Commented Jul 18, 2017 at 16:16

My teacher says there are two main reasons for stroke order:

  • Depending on the stroke order, the character will look one way or another. This is mainly a matter of style from times when writing was made exclusively with paint brushes. Now in the era of computers, stroke order is definitely not important for writing.
  • As it's been said, for systems that rely on stroke order to lookup and input characters on a computer, a standardized order is mandatory.

Remember that Roman letters have also a standard (maybe more than one standard) stroke order and direction, which is taught at school, although I don't think most people is aware of this when writing (I know I'm not).

  • +1 on the brushes answer
    – cburgmer
    Commented Jan 6, 2012 at 22:21
  • Well, today stroke order is important for handwriting, if you are writing on a computer screen for OCR, which in fact is the main way I write Chinese. And my Chinese friends do it a lot. Commented Aug 24, 2013 at 12:18
  • Yes you are right, I meant when writing with a keyboard with a method as typing Pinyin, for example, there's absolutely no need to remember the stroke order to write successfully.
    – Petruza
    Commented Sep 14, 2013 at 13:35

The order of strokes affects the "evolution" of the character when writing in high speed. In high speed the character shape shifts and one can often recognize the character even after extreme deformation because the general flow of the character is there. But if the stroke orders are changed, the deformation doesn't conform to the expected shape and it may be unrecognizable to other people.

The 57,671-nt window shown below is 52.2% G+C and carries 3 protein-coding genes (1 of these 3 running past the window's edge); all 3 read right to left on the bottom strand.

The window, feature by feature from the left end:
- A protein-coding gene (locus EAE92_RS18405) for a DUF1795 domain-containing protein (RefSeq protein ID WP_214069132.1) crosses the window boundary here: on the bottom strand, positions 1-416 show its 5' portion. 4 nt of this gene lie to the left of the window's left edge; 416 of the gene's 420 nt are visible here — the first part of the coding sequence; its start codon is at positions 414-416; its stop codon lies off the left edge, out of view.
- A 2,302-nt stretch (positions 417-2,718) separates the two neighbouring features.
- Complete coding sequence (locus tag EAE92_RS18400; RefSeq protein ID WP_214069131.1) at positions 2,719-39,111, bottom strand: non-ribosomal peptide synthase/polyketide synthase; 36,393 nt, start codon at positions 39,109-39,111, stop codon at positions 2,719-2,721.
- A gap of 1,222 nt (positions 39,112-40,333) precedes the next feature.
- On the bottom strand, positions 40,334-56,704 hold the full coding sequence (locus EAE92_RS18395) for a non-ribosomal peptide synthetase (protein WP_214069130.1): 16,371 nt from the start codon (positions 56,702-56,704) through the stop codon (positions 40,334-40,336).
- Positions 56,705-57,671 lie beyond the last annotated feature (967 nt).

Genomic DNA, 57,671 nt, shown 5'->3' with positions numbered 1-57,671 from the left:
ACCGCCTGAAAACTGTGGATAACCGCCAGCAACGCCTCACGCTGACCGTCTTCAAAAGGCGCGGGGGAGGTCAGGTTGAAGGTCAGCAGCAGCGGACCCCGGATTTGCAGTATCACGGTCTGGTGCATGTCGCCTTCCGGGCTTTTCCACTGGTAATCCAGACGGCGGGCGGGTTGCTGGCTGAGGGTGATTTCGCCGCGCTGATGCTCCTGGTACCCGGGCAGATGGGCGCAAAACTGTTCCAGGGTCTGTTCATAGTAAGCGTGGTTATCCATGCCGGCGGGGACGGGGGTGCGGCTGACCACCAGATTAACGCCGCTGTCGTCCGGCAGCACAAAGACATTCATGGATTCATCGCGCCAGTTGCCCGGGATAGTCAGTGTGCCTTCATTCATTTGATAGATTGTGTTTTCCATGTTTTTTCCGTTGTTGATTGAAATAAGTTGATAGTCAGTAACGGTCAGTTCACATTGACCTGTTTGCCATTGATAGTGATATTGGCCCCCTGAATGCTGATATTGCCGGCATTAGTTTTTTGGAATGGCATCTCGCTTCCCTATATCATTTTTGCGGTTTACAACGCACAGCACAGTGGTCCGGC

For example, imagine the "s" in the word "best". If written in high speed the end of the "e" touches the top of the "s" and the "s" deforms to look like a "backwards C". Imagine if people wrote "s" with the "e" touching the bottom of the "s". i.e., the "s" is written from bottom-up. Now under high speed, the "s" actually looks like a well formed "s" but the "e" and "t" are deformed, make the word "best" look weird.

High speed writers can make characters look almost nothing like it's proper counterpart, but people have learned to recognize them and recognize other people's handwriting because the stroke order affects the form.

Also, following stroke order helps computers recognize characters better. Under high speed, a character will look totally different from it's proper form, but a trained computer can recognize the direction and order of the strokes and can recognize the character based off of that alone, rather than trying to recognizing the end image. I would imagine that that results in fewer false positives than recognizing by image alone.


Stroke order is important, but the rigid insistence on a single correct stroke order appears to be a product of modern universal education. The Japanese and Chinese have actually standardised different stroke orders for some characters (e.g., 必).


Stroke order is important to get the right proportions. First, it's like a picture. A good photographer would know the law of thirds. Similar concept in Chinese characters. The previous stroke helps to align the next stroke on the page.

Take 酉 for instance. I was always taught that you start from top left, first down then right. Start with the 一。But then there is the mouth 口。you open the mouth 冂,fill it, 一, then close it 一 at the bottom. So do you write 儿,before opening the mouth? If you did, you would have to make sure the mouth was big enough to fill everything. Otherwise you would have no guideline for where to stop the stroke, and the proportions for the size of what to fill the mouth with. The correct stroke order: 一,冂,儿,一,一。